Prospective Multicenter Study Evaluating Fecal Calprotectin in Adult Acute Bacterial Diarrhea
Yogesh M. Shastri, MD, DNB,a,b Dominik Bergis, MD,c Nada Povse,a Volker Schäfer, MD,d Sarika Shastri, PhD,f Martin Weindel, MD,g Hans Ackermann, PhD,e Jürgen Stein, MD, PhDa
Department of Gastroenterology and Clinical Nutrition, Katharina Kasper Hospitals, Johann WolfgangGoethe-University, Frankfurt am Main, Germany, bKokilaben Dhirubhai Ambani Hospital and Medical Research Institute, Mumbai, India, cDepartment of Medicine I, dDepartment of Medical Microbiology, eDepartment of Biomathematics, Johann Wolfgang Goethe-University Hospital, Frankfurt am Main, Germany, fInstitute of Biophysical Chemistry, Centre of Biomolecular Magnetic Resonance, Johann WolfgangGoethe-University, Frankfurt am Main, Germany, gLaboratory Walther, Weindel und Colleagues, Frankfurt am Main, Germany.
ABSTRACT BACKGROUND: Every year, about 2.2 million deaths occur worldwide due to diarrhea. Reliable diagnosis of patients with acute infectious diarrhea remains a formidable challenge to the clinicians. This is the ﬁrst study reporting use of fecal calprotectin in diagnosing acutediarrhea. The aim was to compare the diagnostic accuracy of fecal calprotectin, fecal lactoferrin, and guaiac-based fecal occult blood test in a diverse group of consecutive patients with acute diarrhea in which routine bacterial stool cultures and cytotoxins for Clostridium difﬁcile were performed. METHODS: This was a prospective case-control multicenter study from January 2004 until October 2007in 2383 consecutive patients with acute diarrhea. They provided stool samples for performing cultures. Patients with positive cultures and an equal number of matched controls with negative cultures underwent fecal occult blood test and calprotectin and lactoferrin assays. RESULTS: Calprotectin, lactoferrin, and fecal occult blood tests demonstrated sensitivity and speciﬁcity of 83% and 87%, 78%and 54%, and 38% and 85%, respectively, for diagnosing acute bacterial diarrhea. CONCLUSIONS: Calprotectin showed high correlation with bacteriologically positive infectious diarrhea compared with lactoferrin and fecal occult blood test. It may potentially revolutionize management algorithm for patients with acute diarrhea. As a screening test, calprotectin can generate results within hours tosupport presumptive diagnosis of infectious diarrhea, which can decide suitability of stool samples for culture. © 2008 Elsevier Inc. All rights reserved. • The American Journal of Medicine (2008) 121, 1099-1106 KEYWORDS: Diarrhea; Fecal calprotectin; Fecal lactoferrin; Fecal occult blood test (FOBT); Hemoccult test; Intestinal infection; Stool culture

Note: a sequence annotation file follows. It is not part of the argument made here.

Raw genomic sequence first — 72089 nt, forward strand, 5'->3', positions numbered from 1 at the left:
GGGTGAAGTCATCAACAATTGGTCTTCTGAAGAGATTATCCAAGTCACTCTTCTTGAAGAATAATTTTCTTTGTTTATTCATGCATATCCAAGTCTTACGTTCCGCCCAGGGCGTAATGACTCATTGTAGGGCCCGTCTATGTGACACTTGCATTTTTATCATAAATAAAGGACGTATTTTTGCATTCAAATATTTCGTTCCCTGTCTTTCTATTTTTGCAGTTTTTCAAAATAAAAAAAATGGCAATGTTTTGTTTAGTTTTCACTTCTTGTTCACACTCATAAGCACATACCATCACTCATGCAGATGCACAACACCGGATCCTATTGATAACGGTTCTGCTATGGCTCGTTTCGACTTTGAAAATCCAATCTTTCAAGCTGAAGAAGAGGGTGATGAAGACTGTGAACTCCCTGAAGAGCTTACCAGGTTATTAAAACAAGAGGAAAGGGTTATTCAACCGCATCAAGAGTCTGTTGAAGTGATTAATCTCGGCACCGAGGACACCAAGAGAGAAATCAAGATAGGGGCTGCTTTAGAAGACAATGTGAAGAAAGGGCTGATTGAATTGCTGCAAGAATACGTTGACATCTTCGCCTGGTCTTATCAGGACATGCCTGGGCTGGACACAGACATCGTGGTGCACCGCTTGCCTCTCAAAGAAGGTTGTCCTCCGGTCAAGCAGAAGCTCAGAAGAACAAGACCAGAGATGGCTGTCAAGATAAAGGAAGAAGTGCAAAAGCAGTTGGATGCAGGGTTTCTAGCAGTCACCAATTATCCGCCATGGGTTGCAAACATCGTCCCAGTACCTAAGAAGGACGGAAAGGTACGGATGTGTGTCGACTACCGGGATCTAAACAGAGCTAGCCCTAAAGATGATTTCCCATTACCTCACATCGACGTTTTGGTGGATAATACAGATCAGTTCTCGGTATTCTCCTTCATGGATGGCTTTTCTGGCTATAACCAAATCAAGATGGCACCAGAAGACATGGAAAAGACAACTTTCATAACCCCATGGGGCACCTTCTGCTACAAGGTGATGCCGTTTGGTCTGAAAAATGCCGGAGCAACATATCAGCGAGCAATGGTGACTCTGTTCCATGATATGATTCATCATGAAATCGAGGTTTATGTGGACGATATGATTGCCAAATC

There are about 4 billion cases of diarrheaworldwide, that is, about half the population of the world is affected with it once every year. Although mortality due to diarrhea has decreased signiﬁcantly, it still contributes to more than 2.2 million deaths (4% of all deaths), mostly in the developing world, and 5% of health loss due to disability annually.1
Conﬂict of interest: JS has been a speaker for Immundiagnostik. None of the otherauthors have any ﬁnancial or personal conﬂicts to declare. Requests for reprints should be addressed to Yogesh M. Shastri, MD, DNB, Department of Gastroenterology and Clinical Nutrition, Katharina Kasper Hospitals, Ginnheimer Straße 3, 60487 Frankfurt am Main, Germany. E-mail address: email@example.com
Even the developed world is not spared its torments; it affects about 272 million individuals inthe US annually, amounting to nearly 0.9 million hospital admissions.2 A majority of cases of acute diarrhea, especially in the pediatric age group, are due to viruses and are self-limiting, requiring only ﬂuid and electrolyte substitution. In these cases, diagnosing the etiology of acute diarrhea is not mandatory. Bacterial gastrointestinal (GI) infections too are an important cause of acute...